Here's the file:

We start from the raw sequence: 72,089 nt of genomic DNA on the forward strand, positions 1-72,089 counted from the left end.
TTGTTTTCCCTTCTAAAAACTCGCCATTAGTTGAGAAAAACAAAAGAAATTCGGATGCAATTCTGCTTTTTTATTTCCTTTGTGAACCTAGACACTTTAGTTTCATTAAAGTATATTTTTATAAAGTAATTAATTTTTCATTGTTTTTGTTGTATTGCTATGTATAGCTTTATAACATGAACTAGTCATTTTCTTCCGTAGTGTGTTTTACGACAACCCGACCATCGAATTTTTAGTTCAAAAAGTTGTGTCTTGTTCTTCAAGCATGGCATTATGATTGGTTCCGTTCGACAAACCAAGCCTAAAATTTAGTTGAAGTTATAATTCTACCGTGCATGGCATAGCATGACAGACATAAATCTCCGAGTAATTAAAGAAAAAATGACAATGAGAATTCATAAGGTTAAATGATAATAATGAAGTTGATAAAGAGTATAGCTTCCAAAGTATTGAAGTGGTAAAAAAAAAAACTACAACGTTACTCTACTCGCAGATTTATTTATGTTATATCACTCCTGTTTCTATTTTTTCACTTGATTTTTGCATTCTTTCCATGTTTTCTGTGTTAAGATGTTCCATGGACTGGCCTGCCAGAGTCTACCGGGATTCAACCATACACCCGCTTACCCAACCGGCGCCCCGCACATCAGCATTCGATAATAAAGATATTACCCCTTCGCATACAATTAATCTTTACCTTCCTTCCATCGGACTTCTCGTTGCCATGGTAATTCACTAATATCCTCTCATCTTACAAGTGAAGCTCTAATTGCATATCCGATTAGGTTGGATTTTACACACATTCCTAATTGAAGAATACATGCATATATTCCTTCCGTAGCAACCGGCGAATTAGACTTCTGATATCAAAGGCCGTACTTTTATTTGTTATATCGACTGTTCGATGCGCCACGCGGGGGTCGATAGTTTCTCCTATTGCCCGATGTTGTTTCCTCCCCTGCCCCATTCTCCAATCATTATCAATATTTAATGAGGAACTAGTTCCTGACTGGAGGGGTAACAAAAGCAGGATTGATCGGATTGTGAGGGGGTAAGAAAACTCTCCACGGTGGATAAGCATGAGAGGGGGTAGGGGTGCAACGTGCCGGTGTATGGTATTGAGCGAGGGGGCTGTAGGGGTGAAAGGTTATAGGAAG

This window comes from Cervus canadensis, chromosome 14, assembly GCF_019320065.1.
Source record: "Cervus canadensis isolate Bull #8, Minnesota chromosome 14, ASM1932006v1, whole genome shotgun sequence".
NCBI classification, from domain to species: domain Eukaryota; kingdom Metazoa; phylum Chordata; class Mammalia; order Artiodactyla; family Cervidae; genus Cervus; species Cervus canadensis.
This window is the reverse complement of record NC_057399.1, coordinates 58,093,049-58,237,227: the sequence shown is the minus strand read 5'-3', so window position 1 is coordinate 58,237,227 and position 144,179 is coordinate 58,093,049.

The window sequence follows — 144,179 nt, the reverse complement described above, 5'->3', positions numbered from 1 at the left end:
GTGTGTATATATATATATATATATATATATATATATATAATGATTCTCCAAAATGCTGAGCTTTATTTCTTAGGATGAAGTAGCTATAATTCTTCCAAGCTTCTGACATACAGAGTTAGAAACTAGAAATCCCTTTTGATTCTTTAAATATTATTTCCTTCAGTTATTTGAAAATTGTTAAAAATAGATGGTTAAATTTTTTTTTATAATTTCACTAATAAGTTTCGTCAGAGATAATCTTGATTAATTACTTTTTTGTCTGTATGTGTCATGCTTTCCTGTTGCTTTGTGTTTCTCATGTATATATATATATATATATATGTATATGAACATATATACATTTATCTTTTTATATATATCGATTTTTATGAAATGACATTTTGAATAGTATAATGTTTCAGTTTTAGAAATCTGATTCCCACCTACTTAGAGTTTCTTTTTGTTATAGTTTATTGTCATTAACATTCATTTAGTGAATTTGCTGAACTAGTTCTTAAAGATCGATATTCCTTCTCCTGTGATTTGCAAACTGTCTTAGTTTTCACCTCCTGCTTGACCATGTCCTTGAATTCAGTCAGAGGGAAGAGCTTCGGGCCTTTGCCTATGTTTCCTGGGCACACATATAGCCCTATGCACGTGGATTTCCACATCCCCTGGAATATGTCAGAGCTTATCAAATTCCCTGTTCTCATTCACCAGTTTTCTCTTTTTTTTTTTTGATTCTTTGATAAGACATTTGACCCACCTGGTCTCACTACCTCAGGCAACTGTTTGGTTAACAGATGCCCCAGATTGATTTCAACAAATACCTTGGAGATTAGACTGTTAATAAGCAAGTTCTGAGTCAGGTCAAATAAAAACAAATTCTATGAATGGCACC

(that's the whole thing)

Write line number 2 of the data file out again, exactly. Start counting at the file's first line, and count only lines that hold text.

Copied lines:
TTGTTTTCCCTTCTAAAAACTCGCCATTAGTTGAGAAAAACAAAAGAAATTCGGATGCAATTCTGCTTTTTTATTTCCTTTGTGAACCTAGACACTTTAGTTTCATTAAAGTATATTTTTATAAAGTAATTAATTTTTCATTGTTTTTGTTGTATTGCTATGTATAGCTTTATAACATGAACTAGTCATTTTCTTCCGTAGTGTGTTTTACGACAACCCGACCATCGAATTTTTAGTTCAAAAAGTTGTGTCTTGTTCTTCAAGCATGGCATTATGATTGGTTCCGTTCGACAAACCAAGCCTAAAATTTAGTTGAAGTTATAATTCTACCGTGCATGGCATAGCATGACAGACATAAATCTCCGAGTAATTAAAGAAAAAATGACAATGAGAATTCATAAGGTTAAATGATAATAATGAAGTTGATAAAGAGTATAGCTTCCAAAGTATTGAAGTGGTAAAAAAAAAAACTACAACGTTACTCTACTCGCAGATTTATTTATGTTATATCACTCCTGTTTCTATTTTTTCACTTGATTTTTGCATTCTTTCCATGTTTTCTGTGTTAAGATGTTCCATGGACTGGCCTGCCAGAGTCTACCGGGATTCAACCATACACCCGCTTACCCAACCGGCGCCCCGCACATCAGCATTCGATAATAAAGATATTACCCCTTCGCATACAATTAATCTTTACCTTCCTTCCATCGGACTTCTCGTTGCCATGGTAATTCACTAATATCCTCTCATCTTACAAGTGAAGCTCTAATTGCATATCCGATTAGGTTGGATTTTACACACATTCCTAATTGAAGAATACATGCATATATTCCTTCCGTAGCAACCGGCGAATTAGACTTCTGATATCAAAGGCCGTACTTTTATTTGTTATATCGACTGTTCGATGCGCCACGCGGGGGTCGATAGTTTCTCCTATTGCCCGATGTTGTTTCCTCCCCTGCCCCATTCTCCAATCATTATCAATATTTAATGAGGAACTAGTTCCTGACTGGAGGGGTAACAAAAGCAGGATTGATCGGATTGTGAGGGGGTAAGAAAACTCTCCACGGTGGATAAGCATGAGAGGGGGTAGGGGTGCAACGTGCCGGTGTATGGTATTGAGCGAGGGGGCTGTAGGGGTGAAAGGTTATAGGAAG